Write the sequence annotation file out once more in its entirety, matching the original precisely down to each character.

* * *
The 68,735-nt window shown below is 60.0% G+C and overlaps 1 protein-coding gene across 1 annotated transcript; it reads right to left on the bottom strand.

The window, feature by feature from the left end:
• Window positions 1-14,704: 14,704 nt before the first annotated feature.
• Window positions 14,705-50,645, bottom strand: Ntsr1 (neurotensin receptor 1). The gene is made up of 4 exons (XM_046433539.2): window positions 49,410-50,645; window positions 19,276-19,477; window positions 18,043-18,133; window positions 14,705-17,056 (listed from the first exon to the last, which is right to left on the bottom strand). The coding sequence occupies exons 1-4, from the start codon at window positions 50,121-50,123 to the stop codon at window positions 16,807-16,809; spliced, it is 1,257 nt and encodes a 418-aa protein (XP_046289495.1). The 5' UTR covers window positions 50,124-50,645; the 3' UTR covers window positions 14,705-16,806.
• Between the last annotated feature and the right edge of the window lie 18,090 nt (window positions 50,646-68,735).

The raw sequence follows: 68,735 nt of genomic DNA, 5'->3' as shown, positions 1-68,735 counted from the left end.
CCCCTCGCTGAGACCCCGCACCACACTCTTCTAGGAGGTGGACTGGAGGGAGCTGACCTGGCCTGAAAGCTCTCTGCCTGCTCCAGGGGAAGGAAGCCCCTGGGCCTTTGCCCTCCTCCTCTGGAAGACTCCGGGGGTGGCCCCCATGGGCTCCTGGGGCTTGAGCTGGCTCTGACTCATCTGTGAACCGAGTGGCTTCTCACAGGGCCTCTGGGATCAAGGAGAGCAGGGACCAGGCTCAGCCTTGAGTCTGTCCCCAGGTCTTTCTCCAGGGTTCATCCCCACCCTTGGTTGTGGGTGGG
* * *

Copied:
The 68,735-nt window shown below is 60.0% G+C and overlaps 1 protein-coding gene across 1 annotated transcript; it reads right to left on the bottom strand.

The window, feature by feature from the left end:
• Window positions 1-14,704: 14,704 nt before the first annotated feature.
• Window positions 14,705-50,645, bottom strand: Ntsr1 (neurotensin receptor 1). The gene is made up of 4 exons (XM_046433539.2): window positions 49,410-50,645; window positions 19,276-19,477; window positions 18,043-18,133; window positions 14,705-17,056 (listed from the first exon to the last, which is right to left on the bottom strand). The coding sequence occupies exons 1-4, from the start codon at window positions 50,121-50,123 to the stop codon at window positions 16,807-16,809; spliced, it is 1,257 nt and encodes a 418-aa protein (XP_046289495.1). The 5' UTR covers window positions 50,124-50,645; the 3' UTR covers window positions 14,705-16,806.
• Between the last annotated feature and the right edge of the window lie 18,090 nt (window positions 50,646-68,735).

The raw sequence follows: 68,735 nt of genomic DNA, 5'->3' as shown, positions 1-68,735 counted from the left end.
CCCCTCGCTGAGACCCCGCACCACACTCTTCTAGGAGGTGGACTGGAGGGAGCTGACCTGGCCTGAAAGCTCTCTGCCTGCTCCAGGGGAAGGAAGCCCCTGGGCCTTTGCCCTCCTCCTCTGGAAGACTCCGGGGGTGGCCCCCATGGGCTCCTGGGGCTTGAGCTGGCTCTGACTCATCTGTGAACCGAGTGGCTTCTCACAGGGCCTCTGGGATCAAGGAGAGCAGGGACCAGGCTCAGCCTTGAGTCTGTCCCCAGGTCTTTCTCCAGGGTTCATCCCCACCCTTGGTTGTGGGTGGG